US8320722B1 - Non-linear optical grating - Google Patents

Non-linear optical grating Download PDF

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US8320722B1
US8320722B1 US12/759,491 US75949110A US8320722B1 US 8320722 B1 US8320722 B1 US 8320722B1 US 75949110 A US75949110 A US 75949110A US 8320722 B1 US8320722 B1 US 8320722B1
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core
incidence
plurality
light
grating
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Hongxing Yuan
Shing Lee
Zhongyan Wang
Jinshan Li
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Western Digital Fremont LLC
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    • GPHYSICS
    • G02OPTICS
    • G02BOPTICAL ELEMENTS, SYSTEMS, OR APPARATUS
    • G02B5/00Optical elements other than lenses
    • G02B5/18Diffraction gratings
    • G02B5/1861Reflection gratings characterised by their structure, e.g. step profile, contours of substrate or grooves, pitch variations, materials
    • GPHYSICS
    • G02OPTICS
    • G02BOPTICAL ELEMENTS, SYSTEMS, OR APPARATUS
    • G02B6/00Light guides
    • G02B6/10Light guides of the optical waveguide type
    • G02B6/12Light guides of the optical waveguide type of the integrated circuit kind
    • G02B6/122Basic optical elements, e.g. light-guiding paths
    • G02B6/124Geodesic lenses or integrated gratings

Abstract

A method and system for providing an optical grating are described. The optical grating is configured for light of a wavelength. The optical grating includes a top cladding, a core, and bottom cladding. The core resides between the bottom cladding and the top cladding. The core includes a plurality of discrete ridges spaced apart by a nonlinear pitch. The light traverses the top cladding before the core and has a plurality of angles of incidence with the core. The nonlinear pitch of the core is larger for a larger angle of incidence of the plurality of angles of incidence.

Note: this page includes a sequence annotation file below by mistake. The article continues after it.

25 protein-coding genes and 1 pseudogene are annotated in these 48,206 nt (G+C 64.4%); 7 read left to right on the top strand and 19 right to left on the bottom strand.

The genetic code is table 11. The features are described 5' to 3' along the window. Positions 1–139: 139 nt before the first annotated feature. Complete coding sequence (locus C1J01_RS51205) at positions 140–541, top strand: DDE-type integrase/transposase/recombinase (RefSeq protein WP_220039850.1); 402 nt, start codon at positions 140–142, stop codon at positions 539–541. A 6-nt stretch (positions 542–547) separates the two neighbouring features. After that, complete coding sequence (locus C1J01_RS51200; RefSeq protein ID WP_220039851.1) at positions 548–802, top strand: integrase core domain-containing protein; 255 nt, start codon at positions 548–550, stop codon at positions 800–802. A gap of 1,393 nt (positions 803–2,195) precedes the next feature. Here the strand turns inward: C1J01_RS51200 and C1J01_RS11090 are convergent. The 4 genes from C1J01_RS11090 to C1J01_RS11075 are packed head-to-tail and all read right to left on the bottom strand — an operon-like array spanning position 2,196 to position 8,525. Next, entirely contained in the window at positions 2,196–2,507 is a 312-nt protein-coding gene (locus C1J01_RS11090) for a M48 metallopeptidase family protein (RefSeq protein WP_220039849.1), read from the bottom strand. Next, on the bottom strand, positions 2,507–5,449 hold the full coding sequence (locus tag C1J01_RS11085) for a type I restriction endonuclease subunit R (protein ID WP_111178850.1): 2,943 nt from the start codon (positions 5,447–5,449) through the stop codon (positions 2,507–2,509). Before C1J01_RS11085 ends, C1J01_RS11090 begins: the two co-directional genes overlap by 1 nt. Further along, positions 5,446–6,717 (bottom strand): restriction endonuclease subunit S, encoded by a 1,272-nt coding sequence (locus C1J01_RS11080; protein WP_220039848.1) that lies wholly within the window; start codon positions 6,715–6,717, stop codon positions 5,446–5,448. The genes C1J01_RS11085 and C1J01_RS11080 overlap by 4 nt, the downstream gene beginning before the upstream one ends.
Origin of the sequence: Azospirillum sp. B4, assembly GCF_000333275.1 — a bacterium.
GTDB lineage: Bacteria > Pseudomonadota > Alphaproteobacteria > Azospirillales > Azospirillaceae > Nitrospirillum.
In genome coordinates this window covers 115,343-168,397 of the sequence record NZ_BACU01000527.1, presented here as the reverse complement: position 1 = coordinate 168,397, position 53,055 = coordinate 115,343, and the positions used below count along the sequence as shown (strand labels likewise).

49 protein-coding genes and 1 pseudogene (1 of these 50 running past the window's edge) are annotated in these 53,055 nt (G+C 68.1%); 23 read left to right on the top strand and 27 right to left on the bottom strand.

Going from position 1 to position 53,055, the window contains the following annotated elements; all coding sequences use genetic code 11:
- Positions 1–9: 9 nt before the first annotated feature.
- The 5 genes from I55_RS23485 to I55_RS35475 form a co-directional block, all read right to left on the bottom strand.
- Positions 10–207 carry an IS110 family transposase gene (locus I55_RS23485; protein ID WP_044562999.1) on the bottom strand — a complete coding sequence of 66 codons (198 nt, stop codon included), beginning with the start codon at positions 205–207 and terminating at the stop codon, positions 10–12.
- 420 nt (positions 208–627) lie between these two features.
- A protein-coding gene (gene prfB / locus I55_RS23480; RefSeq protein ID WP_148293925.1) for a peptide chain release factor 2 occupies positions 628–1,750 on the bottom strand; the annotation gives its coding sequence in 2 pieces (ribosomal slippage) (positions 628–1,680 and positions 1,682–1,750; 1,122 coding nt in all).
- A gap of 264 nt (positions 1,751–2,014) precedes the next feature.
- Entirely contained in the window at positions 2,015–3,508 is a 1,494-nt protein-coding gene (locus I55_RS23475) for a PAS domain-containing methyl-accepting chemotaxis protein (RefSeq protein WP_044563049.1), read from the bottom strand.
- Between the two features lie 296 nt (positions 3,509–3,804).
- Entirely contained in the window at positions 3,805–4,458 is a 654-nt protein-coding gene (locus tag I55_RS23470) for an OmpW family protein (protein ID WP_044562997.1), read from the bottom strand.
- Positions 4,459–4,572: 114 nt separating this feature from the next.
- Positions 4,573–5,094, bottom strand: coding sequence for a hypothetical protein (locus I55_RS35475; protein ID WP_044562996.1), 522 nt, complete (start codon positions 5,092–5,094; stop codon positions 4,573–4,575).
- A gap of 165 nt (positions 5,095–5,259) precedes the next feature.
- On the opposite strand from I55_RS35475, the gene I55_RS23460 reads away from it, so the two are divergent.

Description

BACKGROUND

Optical gratings are used for light coupling and delivery in a variety of optical systems. For example, in energy assisted magnetic recording (EAMR) electromagnetic radiation (light) is provided from a laser to a conventional grating. Typically, the light provided from the laser is in the optical range of the spectrum. The conventional grating is configured for a particular wavelength in the spectrum. Typically this means that the conventional grating actually functions in a range of wavelengths around the particular wavelength. The conventional grating couples light of the particular wavelength from the laser to a waveguide. The light from the waveguide is typically provided to a near-field transducer (NFT) and used to heat a spot on a magnetic recording media. Data is magnetically written to the spot while the spot is heated.